James Hamilton, a Professor of Economics at the University of California, San Diego, has recently completed a paper showing the correlation between oil shocks and economic recessions. The publication is impressive and demonstrates the strong relationship between oil shocks and the business cycle. The real question is whether the data can be of predictive value in forecasting peaks and troughs of a business cycle from the implied correlation. In other words, are the oil shocks a function of economic recessions [or the boom that precedes a recession] or is an economic recession a consequence of an oil shock?
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Hamilton concludes from his paper: "The correlation between oil shocks and economic recessions appears to be too strong to be just a coincidence (Hamilton, 1983a, 1985). And although demand pressure associated with the later stages of a business cycle expansion seems to have been a contributing factor in a number of these episodes, statistically one cannot predict the oil price changes prior to 1973 on the basis of prior developments in the U.S. economy (Hamilton, 1983a). Moreover, supply disruptions arising from dramatic geopolitical events are prominent causes of a number of the most important episodes. Insofar as events such as the Suez Crisis and first Persian Gulf War were not caused by U.S. business cycle dynamics, a correlation between these events and subsequent economic downturns should be viewed as causal. This is not to claim that the oil price increases themselves were the sole cause of most postwar recessions. Instead the indicated conclusion is that oil shocks were a contributing factor in at least some postwar recessions."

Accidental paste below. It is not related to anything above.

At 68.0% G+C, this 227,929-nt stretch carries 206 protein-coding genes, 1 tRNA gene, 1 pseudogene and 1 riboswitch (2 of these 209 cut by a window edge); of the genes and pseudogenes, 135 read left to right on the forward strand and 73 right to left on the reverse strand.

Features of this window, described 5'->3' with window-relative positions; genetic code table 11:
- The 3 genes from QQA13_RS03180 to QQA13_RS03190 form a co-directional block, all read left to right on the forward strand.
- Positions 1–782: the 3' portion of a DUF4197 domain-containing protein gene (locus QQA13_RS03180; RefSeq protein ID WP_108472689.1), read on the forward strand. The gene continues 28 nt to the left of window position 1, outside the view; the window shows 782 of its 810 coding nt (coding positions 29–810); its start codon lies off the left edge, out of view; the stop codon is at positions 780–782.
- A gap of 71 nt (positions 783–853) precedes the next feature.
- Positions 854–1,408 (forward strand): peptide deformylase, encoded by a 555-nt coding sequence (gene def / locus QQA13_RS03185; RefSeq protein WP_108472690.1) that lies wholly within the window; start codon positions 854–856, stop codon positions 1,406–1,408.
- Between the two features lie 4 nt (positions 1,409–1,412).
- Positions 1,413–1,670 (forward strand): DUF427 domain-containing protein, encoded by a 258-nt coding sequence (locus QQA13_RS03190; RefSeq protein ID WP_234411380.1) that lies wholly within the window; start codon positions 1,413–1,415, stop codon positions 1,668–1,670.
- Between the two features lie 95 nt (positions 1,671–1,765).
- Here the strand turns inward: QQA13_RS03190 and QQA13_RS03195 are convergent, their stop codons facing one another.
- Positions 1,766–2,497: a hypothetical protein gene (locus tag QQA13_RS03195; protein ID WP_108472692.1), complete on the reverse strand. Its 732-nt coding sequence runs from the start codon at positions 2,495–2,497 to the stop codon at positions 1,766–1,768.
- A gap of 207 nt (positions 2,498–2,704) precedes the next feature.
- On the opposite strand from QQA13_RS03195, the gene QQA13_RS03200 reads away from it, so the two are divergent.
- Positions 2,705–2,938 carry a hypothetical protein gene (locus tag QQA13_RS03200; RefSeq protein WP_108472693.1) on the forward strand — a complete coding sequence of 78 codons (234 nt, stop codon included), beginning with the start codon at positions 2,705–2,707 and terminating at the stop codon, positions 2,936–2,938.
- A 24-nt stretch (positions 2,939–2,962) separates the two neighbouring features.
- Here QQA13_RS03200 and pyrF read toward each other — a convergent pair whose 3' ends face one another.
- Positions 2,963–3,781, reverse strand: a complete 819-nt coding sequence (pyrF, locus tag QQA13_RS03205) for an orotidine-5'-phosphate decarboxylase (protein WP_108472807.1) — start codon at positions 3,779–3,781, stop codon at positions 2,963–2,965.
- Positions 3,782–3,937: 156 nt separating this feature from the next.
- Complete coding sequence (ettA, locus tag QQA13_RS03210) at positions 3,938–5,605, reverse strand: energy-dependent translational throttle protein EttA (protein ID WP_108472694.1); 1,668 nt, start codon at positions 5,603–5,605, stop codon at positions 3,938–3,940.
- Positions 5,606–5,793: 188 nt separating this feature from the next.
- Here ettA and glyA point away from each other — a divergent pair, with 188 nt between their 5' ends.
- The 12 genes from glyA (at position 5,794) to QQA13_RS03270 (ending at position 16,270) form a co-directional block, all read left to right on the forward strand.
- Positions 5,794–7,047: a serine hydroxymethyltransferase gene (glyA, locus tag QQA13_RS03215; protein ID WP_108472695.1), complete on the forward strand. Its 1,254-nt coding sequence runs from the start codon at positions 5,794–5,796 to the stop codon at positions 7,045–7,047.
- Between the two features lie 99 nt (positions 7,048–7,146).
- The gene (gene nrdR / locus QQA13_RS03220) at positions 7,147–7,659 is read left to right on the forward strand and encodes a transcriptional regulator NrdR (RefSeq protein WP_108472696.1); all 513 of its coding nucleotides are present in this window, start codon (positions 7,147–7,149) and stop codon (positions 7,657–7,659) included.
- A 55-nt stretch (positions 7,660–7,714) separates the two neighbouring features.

In an attempt to disassociate the oil shocks from the business cycle, the paper uses the examples of the Suez Crisis and the Persian Gulf War, as specific incidents that preempted a downturn. The study thus concludes that oil shocks do contribute to recessions, but acknowledges that their impact is not absolute.
Historically, strong demand for crude evident at the peak of a cycle, has played a significant role in price escalation. One ponders over whether [bar for the Suez Crisis and Persian Gulf War] the majority of oil shocks were not just a function of business cycle peaks that ultimately evolved into a downturn, as a natural consequence of the business cycle. Irrespective, what is strikingly evident from this paper, is that oil prices may be an efficient mechanism in which to measure the peak of a cycle.